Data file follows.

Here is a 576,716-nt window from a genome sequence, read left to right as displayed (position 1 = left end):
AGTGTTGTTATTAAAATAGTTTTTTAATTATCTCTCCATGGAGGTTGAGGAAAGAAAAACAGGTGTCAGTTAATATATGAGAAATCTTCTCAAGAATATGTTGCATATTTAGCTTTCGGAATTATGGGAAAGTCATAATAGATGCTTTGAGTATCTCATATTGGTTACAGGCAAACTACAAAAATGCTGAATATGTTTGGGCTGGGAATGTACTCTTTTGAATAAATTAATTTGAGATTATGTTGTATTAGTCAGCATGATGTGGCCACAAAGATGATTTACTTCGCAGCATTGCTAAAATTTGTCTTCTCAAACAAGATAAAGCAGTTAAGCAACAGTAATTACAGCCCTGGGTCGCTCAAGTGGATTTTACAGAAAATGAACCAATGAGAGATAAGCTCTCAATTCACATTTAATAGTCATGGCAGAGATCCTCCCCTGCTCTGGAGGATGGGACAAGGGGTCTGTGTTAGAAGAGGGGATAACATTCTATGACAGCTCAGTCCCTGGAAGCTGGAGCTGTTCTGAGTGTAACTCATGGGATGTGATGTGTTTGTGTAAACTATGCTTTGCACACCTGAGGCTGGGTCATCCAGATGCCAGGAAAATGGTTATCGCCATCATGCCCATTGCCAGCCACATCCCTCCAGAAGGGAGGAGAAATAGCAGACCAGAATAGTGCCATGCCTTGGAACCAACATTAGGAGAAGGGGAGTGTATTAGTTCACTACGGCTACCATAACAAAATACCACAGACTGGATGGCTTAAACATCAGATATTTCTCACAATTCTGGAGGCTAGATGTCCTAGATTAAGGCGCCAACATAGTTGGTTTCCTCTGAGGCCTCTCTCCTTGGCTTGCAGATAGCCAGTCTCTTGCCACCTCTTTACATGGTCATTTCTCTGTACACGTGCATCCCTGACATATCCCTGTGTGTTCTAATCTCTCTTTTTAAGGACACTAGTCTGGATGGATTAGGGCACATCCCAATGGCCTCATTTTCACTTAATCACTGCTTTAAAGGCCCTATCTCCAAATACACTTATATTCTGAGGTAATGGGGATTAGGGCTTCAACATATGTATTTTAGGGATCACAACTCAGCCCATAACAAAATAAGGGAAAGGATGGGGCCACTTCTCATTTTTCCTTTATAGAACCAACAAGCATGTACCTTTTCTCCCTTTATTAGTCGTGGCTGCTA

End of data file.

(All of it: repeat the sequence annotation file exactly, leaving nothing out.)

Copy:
Here is a 576,716-nt window from a genome sequence, read left to right as displayed (position 1 = left end):
AGTGTTGTTATTAAAATAGTTTTTTAATTATCTCTCCATGGAGGTTGAGGAAAGAAAAACAGGTGTCAGTTAATATATGAGAAATCTTCTCAAGAATATGTTGCATATTTAGCTTTCGGAATTATGGGAAAGTCATAATAGATGCTTTGAGTATCTCATATTGGTTACAGGCAAACTACAAAAATGCTGAATATGTTTGGGCTGGGAATGTACTCTTTTGAATAAATTAATTTGAGATTATGTTGTATTAGTCAGCATGATGTGGCCACAAAGATGATTTACTTCGCAGCATTGCTAAAATTTGTCTTCTCAAACAAGATAAAGCAGTTAAGCAACAGTAATTACAGCCCTGGGTCGCTCAAGTGGATTTTACAGAAAATGAACCAATGAGAGATAAGCTCTCAATTCACATTTAATAGTCATGGCAGAGATCCTCCCCTGCTCTGGAGGATGGGACAAGGGGTCTGTGTTAGAAGAGGGGATAACATTCTATGACAGCTCAGTCCCTGGAAGCTGGAGCTGTTCTGAGTGTAACTCATGGGATGTGATGTGTTTGTGTAAACTATGCTTTGCACACCTGAGGCTGGGTCATCCAGATGCCAGGAAAATGGTTATCGCCATCATGCCCATTGCCAGCCACATCCCTCCAGAAGGGAGGAGAAATAGCAGACCAGAATAGTGCCATGCCTTGGAACCAACATTAGGAGAAGGGGAGTGTATTAGTTCACTACGGCTACCATAACAAAATACCACAGACTGGATGGCTTAAACATCAGATATTTCTCACAATTCTGGAGGCTAGATGTCCTAGATTAAGGCGCCAACATAGTTGGTTTCCTCTGAGGCCTCTCTCCTTGGCTTGCAGATAGCCAGTCTCTTGCCACCTCTTTACATGGTCATTTCTCTGTACACGTGCATCCCTGACATATCCCTGTGTGTTCTAATCTCTCTTTTTAAGGACACTAGTCTGGATGGATTAGGGCACATCCCAATGGCCTCATTTTCACTTAATCACTGCTTTAAAGGCCCTATCTCCAAATACACTTATATTCTGAGGTAATGGGGATTAGGGCTTCAACATATGTATTTTAGGGATCACAACTCAGCCCATAACAAAATAAGGGAAAGGATGGGGCCACTTCTCATTTTTCCTTTATAGAACCAACAAGCATGTACCTTTTCTCCCTTTATTAGTCGTGGCTGCTA